It was believed the discovery of the Colts linebacker kickstarted the Deflategate investigation — reports initially indicated that he was the one who noticed the change in the air pressure of the footballs following a second-quarter interception of New England’s Tom Brady. That led to an ESPN report that 11 of the Patriots footballs from that game were under-inflated.

However, Jackson said Thursday that simply wasn’t the case, telling NFL Media it wasn’t his claim that prompted the investigation.

“I wouldn’t know how that could even be an advantage or a disadvantage,” Jackson said. “I definitely wouldn’t be able to tell if one ball had less pressure than another.”

Jackson added that he doesn’t feel bitter toward the Patriots, who won the game 45-7.

“It wouldn’t have changed the outcome of the game,” Jackson said. “They outplayed us. We didn’t match their intensity. I don’t feel slighted at all personally. They created turnovers, they ran the ball on us. They won that game because of their intensity — not the pressure of a football.”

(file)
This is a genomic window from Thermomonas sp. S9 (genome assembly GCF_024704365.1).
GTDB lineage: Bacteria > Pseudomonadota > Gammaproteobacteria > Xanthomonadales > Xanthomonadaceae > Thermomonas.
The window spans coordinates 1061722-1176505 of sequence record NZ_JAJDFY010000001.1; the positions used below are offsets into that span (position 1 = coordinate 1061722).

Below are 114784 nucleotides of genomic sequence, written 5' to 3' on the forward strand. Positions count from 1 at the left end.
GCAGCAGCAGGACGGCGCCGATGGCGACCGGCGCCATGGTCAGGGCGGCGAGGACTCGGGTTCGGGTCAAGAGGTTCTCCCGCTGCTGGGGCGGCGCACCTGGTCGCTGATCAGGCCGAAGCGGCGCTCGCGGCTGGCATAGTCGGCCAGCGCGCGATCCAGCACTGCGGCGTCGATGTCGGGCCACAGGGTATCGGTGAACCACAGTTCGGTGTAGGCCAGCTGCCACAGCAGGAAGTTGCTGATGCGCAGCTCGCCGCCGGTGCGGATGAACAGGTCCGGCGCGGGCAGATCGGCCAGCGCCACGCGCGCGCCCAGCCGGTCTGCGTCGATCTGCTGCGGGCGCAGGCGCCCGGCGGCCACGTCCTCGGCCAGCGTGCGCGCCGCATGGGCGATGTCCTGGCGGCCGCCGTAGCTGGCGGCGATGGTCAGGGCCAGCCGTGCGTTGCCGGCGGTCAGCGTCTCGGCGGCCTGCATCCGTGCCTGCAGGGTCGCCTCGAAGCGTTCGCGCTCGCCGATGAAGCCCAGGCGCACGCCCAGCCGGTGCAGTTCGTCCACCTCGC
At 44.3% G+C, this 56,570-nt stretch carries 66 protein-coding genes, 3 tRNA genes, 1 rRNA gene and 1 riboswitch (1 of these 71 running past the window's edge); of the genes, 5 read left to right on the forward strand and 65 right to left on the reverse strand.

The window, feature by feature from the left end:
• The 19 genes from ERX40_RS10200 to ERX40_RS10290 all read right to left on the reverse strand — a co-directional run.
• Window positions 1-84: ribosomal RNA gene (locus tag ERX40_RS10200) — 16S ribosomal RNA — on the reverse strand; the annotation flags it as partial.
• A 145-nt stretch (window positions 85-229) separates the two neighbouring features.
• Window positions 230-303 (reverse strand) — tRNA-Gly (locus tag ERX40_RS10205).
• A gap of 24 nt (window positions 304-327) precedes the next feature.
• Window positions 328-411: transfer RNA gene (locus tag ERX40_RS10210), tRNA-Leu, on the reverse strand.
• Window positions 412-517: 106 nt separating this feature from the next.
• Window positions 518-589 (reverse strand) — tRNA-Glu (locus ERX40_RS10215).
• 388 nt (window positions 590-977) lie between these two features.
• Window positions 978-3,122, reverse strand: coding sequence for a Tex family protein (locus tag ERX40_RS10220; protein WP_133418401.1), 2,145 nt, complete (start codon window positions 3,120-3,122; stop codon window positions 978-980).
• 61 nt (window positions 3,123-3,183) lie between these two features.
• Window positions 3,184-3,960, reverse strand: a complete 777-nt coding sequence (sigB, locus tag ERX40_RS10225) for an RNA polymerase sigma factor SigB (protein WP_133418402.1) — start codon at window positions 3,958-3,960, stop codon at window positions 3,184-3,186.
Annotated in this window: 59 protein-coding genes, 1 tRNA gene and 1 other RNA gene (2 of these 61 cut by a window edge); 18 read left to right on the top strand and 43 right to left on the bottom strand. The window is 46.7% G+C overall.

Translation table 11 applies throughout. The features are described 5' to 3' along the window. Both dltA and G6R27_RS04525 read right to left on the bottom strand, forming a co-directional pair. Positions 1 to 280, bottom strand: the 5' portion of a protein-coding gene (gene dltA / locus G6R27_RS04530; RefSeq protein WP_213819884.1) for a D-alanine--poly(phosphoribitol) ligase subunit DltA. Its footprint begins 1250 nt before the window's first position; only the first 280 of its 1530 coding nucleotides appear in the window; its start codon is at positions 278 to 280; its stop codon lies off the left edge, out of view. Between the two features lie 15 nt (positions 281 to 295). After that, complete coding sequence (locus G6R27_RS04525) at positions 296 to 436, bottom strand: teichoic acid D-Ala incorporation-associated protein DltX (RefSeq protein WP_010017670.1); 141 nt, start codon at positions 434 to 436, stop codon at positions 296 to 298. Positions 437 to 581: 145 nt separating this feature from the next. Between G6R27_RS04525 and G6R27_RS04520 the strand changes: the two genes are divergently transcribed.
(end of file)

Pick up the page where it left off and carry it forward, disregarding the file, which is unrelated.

For more Patriots news, check out

Read More: D'Qwell Jackson, Deflategate,

Mike Petraglia, Chris Price break down Bill Belichick and Tom Brady pressers and what it means to Deflategate

01.22.15 at 6:46 pm ET
By   |   Comments

FOXBORO —’s Mike Petraglia and Chris Price analyze the press conferences held by Patriots head coach Bill Belichick and quarterback Tom Brady, as both addressed charges that the Patriots were guilty of doctoring footballs during the AFC championship.

Read More: Chris Price, Deflategate, Mike Petraglia, New England Patriots
Player News
2016 Mercedes-Benz E-Class
Patriots Headlines
NFL Headlines
Tips & Feedback